Friday, December 21, 2007

Issue 2- Happy Holidays!

It’s almost Christmas and it hasn’t even hit me yet. I think it’s because teaching up until the last Friday before Christmas doesn’t really give me a chance to get in the “Christmas spirit”. (My teacher friends know exactly what I mean!) Instead, I’ve been thinking about writing two finals, one that was 200 questions long, getting grades finalized before leaving for break, and planning for our return in January since it’ll be a new semester. This is the first time as a teacher that my students took final exams before the break, so it’s taken some getting used to with all the preparation that needed to take place while I was still finishing up my regular units. But, I can’t complain…it’s the last day of finals, and I’m almost set free. Yes, I am at school right now typing this. My students are in my class in a “review session” that the school builds into the exam week. The review session consists of some of my students showing up to “study” and “review” but it’s really just them quizzing each other and chatting about their winter break plans. I can’t blame them. I can hardly focus and I’m their teacher!

This holiday season will be my first one as a married woman. We are heading up to the suburbs on Christmas Eve and staying there for a few days. No more wishing that Grant and I could be together on Christmas Eve or Christmas morning. Before we were married we always wanted to be with our own families and said we would save that experience for when we were married. Our first Christmas two years ago, I surprised Grant on Christmas Day night when he was at his grandparent’s house. Instead of leaving the next morning, I decided I couldn’t stand being away from him on Christmas day, so I drove from my dad’s house to my apartment in the city, packed up my bags and gathered gifts, and took the three hour drive down to see him. While I truly did try to surprise him, he figured something was going on when I called him from my car and he asked to talk to my dad to wish him a Merry Christmas. I can’t remember the excuse I gave him, but I tried my hardest to pretend that I was still at home instead of an hour away from surprising him. No more surprises now that we’re married though. That went out the window once we got married! We joke about that all the time! And the extravagant gift buying for each other no longer takes place…funny how that happens! This Christmas, I bought him exactly what he picked out from Eddie Bauer and he’s doing the same for me. A bit more thought went into the gifts he’s buying me, but with basketball season this year, I have had little time for creativity!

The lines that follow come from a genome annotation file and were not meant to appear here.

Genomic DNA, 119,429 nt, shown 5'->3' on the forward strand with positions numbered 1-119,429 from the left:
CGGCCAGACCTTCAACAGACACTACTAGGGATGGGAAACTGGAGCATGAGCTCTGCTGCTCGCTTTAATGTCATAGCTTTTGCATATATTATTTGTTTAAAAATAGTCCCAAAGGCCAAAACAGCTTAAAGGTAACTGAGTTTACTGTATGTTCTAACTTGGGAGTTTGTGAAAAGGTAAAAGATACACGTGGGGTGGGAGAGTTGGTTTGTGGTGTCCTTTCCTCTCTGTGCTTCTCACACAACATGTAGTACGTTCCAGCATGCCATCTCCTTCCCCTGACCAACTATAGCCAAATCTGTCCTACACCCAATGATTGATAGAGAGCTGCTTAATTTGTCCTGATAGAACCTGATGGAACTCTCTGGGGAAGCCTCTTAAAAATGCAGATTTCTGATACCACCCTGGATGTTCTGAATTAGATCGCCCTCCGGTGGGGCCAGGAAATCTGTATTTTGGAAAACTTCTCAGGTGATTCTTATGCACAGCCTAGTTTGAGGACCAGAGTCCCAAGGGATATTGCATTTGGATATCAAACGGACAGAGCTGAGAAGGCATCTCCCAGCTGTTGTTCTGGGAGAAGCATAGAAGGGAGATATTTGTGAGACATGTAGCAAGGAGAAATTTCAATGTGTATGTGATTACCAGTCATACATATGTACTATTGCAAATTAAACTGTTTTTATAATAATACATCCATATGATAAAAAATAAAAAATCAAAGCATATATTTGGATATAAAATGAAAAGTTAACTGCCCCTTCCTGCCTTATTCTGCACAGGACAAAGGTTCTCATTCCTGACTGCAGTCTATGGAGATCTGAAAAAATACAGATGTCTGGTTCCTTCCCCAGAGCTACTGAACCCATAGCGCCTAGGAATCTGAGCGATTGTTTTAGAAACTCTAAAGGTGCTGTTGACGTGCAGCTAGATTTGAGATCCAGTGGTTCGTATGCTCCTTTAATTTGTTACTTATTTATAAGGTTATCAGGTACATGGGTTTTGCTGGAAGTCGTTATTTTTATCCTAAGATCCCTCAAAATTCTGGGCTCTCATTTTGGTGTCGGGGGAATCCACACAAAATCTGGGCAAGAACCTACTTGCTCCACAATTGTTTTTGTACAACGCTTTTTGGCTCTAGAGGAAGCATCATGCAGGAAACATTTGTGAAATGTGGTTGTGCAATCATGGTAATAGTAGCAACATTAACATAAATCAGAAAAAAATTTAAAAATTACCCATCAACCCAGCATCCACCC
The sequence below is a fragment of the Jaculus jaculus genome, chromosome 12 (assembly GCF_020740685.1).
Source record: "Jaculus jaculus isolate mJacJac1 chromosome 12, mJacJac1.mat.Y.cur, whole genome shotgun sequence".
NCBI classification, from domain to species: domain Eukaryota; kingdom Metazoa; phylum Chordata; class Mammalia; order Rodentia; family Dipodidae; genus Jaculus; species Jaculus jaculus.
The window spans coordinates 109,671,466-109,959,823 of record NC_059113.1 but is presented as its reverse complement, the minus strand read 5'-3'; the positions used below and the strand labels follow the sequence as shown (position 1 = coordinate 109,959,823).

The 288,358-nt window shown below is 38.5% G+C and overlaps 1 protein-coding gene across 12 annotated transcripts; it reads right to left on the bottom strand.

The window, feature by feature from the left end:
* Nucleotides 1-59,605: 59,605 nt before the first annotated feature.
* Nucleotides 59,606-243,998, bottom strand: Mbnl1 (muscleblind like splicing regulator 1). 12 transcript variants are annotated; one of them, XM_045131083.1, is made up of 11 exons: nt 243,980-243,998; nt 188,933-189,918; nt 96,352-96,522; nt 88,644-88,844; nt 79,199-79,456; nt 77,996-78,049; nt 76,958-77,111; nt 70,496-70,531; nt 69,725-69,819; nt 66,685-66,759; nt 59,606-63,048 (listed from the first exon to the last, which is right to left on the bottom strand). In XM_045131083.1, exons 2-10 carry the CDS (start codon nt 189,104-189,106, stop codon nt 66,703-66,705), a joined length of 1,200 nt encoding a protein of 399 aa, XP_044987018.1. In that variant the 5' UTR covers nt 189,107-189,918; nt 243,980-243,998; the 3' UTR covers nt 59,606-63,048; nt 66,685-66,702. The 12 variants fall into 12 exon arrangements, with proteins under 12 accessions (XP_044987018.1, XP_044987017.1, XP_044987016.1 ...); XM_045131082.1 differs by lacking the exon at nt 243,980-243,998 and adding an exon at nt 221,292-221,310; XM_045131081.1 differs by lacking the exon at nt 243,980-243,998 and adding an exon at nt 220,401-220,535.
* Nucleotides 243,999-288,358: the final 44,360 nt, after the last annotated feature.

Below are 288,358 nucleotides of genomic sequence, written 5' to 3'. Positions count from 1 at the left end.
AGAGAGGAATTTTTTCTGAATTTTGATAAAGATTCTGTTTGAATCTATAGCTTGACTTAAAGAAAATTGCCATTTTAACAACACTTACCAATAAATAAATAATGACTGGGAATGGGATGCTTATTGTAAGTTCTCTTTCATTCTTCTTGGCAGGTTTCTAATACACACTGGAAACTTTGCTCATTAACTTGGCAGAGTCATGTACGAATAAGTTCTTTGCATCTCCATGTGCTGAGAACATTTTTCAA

Oh the joys of coaching basketball! I forgot how long the season actually is. Actually, that’s a lie, no one can forget the 3.5 months of coaching when it gets dark by 4:30pm, the cold buses that we sit on for way too long, the lack of Thanksgiving and Christmas breaks, and how the snow makes the drive home double what it normally takes. I am coaching the sophomore girls team, and it’s been pretty fun, just exhausting. We have one more game tonight before Winter Break officially begins, and then I’m free from basketball for at least a week. That’s just enough time to get reenergized for another long month and a half before the season ends in February.

Because of basketball season, I have not had the “time” that did before to continue to write my Farm Notes. I anticipated writing one every month, but right now, it’s looking like these issues will be written quarterly. My 2008 Resolution will be to really try my hardest to write my Farm Notes once a month to keep my loyal readers informed about what’s going on down here in little Dahinda, IL.

Here’s an update of what has happened in the last three months: